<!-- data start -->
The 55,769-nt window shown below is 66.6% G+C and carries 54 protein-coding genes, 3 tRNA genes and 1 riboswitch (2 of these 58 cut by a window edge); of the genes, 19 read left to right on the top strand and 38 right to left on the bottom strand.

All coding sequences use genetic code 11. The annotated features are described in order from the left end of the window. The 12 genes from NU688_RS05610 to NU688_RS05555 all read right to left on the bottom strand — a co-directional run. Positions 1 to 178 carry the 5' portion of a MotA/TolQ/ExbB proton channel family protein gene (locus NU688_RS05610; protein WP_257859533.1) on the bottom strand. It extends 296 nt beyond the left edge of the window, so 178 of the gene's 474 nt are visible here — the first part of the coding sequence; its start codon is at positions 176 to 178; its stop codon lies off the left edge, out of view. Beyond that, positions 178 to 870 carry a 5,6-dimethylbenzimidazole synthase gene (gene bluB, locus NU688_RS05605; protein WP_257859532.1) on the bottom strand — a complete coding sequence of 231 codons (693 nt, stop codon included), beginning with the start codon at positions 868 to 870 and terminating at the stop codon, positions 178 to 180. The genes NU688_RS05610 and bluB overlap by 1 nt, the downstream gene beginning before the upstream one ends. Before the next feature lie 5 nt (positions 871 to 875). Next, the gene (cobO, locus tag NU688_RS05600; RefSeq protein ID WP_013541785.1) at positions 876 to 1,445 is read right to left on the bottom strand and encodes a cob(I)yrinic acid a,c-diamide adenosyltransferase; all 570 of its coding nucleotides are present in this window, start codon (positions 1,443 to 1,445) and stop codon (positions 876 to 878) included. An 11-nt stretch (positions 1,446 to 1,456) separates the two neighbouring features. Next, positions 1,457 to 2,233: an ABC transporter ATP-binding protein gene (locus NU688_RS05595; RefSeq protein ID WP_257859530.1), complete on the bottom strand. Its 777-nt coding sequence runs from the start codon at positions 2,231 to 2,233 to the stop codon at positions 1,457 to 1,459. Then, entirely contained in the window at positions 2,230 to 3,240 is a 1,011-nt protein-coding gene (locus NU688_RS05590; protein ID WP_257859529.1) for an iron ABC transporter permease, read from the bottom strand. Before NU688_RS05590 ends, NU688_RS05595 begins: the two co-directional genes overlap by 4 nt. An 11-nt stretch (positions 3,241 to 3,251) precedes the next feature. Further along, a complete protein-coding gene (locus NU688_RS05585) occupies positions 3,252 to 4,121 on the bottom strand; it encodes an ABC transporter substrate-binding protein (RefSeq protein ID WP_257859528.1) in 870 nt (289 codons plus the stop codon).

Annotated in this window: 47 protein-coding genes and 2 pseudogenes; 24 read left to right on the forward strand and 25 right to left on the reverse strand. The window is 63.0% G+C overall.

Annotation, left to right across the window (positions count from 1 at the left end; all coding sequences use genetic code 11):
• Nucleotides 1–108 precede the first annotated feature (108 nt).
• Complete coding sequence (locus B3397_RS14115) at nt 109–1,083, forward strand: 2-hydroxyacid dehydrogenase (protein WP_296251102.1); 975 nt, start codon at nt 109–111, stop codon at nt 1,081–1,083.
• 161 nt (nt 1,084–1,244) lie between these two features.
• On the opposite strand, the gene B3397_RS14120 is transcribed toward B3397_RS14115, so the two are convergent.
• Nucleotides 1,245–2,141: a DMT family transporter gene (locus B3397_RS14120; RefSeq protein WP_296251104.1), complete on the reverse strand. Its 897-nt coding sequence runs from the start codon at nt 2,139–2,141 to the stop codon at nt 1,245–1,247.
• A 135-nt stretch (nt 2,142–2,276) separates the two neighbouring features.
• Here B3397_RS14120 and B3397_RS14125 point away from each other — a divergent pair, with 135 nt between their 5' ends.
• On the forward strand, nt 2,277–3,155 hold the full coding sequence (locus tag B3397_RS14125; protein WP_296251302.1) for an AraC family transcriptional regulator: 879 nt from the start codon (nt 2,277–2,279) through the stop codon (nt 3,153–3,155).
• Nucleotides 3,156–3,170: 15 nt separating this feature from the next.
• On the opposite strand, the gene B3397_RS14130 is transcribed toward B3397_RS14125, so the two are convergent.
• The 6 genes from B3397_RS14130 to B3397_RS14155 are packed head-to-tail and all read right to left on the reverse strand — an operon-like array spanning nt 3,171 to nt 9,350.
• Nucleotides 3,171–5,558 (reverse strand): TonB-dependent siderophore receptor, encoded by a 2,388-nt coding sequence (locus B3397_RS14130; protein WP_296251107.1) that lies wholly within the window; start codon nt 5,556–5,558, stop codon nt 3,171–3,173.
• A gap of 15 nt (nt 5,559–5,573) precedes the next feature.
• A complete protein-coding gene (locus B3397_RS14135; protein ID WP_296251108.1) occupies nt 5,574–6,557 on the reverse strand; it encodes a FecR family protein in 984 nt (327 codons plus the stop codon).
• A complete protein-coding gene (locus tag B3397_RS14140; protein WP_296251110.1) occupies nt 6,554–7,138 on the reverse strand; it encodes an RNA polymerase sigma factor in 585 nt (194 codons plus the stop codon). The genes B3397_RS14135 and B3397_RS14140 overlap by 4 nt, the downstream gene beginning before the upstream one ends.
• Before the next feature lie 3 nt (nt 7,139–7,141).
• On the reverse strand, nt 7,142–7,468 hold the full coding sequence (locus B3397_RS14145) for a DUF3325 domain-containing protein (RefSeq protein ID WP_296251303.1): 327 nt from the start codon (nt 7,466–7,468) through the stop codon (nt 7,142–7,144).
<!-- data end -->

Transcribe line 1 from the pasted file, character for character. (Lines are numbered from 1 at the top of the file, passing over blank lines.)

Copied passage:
The 55,769-nt window shown below is 66.6% G+C and carries 54 protein-coding genes, 3 tRNA genes and 1 riboswitch (2 of these 58 cut by a window edge); of the genes, 19 read left to right on the top strand and 38 right to left on the bottom strand.